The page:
Life stress and symptoms of anxiety and depression in women after cancer: The mediating effect of stress appraisal and coping
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Objective: This paper examines the direct and intermediary relationships between life stress, stress appraisal, and resilience, and increased anxiety and depressive symptoms in Australian women after cancer treatment. Methods: Data examined from 278 women aged 18 years and older previously treated for breast, gynaecological, or blood cancer, participating in the Australian Women's Wellness after Cancer Program. Serial mediation models interrogated the effect of stressful life events (List of Threatening Experiences—Modified) mediated by appraisal and coping (Perceived Stress Scale and Connor‐Davidson Resilience Scale), on symptoms of anxiety and depression (Zung Self‐rating Anxiety Scale and Center for Epidemiologic Studies Depression Scale). Results: Over one‐quarter (30.2%) of participants reported 1 or more stressful life events, other than their cancer, in the previous 6 months. Results indicate that perceived stress fully mediated the relationships between life stress, anxiety (indirect effect = 0.09, Bias‐corrected bootstrap 95% CI 0.02‐0.18, Percent mediation = 0.51), and depressive symptoms (indirect effect = 0.11, Bias‐corrected bootstrap 95% CI 0.02‐0.23, Percent mediation = 0.71) and accounted for more than half of the relationship between predictor and outcome. Conclusions: Findings indicate that stress appraisal mediated the relationship between past life stressors and anxiety and depressive symptoms. This analysis also highlights the need to consider wellness within a broader care context to identify potentially vulnerable patients to possibly avert future health concerns.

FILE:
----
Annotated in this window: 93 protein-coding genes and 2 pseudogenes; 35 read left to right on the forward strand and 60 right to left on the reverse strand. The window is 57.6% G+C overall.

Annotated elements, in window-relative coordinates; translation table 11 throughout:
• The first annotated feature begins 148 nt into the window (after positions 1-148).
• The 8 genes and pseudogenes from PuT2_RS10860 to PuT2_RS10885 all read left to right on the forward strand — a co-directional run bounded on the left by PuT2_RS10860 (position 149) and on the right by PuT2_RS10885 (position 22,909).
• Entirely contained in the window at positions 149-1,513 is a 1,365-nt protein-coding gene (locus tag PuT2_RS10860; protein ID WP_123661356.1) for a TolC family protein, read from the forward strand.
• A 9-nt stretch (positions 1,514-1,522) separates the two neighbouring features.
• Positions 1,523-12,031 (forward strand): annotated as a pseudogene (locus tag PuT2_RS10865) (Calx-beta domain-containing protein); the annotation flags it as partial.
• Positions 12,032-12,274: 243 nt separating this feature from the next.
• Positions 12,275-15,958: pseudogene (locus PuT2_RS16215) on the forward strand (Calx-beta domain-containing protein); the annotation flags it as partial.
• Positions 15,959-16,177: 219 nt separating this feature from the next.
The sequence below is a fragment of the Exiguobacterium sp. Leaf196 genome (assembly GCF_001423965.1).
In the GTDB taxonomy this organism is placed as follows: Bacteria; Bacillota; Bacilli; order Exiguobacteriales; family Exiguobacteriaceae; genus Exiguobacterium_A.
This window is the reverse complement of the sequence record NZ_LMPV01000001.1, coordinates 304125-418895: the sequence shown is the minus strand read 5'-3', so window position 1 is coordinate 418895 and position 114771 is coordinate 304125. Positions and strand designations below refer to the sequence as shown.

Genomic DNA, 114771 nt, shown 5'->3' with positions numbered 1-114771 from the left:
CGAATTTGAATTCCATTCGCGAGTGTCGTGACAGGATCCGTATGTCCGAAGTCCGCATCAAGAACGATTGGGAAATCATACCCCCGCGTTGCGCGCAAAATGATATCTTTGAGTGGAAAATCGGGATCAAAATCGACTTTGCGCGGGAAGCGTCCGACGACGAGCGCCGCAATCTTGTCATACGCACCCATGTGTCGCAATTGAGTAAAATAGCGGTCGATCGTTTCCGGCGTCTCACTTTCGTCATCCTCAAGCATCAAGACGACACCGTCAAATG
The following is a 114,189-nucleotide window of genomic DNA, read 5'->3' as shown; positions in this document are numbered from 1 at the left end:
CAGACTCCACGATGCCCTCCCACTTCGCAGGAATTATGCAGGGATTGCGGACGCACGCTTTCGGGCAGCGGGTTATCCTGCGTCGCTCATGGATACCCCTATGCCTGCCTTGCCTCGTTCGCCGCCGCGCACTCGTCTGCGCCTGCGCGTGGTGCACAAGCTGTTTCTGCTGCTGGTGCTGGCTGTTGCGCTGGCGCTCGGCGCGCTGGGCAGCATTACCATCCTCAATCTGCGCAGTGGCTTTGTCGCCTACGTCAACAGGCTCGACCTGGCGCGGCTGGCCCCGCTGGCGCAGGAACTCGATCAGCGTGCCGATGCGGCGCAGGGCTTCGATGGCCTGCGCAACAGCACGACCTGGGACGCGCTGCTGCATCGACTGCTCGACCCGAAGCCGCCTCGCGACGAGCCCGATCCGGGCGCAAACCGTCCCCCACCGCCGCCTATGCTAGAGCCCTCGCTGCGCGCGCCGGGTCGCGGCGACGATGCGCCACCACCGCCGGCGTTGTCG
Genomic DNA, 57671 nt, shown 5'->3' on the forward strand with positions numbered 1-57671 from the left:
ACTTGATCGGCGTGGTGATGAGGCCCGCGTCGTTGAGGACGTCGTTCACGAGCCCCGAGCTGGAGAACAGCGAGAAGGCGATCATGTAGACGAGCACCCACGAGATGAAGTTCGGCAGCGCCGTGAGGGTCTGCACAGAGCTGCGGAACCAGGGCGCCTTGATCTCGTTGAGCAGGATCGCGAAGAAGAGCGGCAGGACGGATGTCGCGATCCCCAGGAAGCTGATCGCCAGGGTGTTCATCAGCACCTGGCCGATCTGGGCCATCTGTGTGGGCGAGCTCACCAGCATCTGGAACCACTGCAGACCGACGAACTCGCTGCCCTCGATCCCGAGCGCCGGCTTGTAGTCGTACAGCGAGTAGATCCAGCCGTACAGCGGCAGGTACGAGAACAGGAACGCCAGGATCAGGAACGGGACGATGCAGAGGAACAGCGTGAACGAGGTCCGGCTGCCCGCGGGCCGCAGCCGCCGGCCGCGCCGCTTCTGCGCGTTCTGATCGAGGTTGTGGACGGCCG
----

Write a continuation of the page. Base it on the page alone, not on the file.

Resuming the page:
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Psychology not elsewhere classified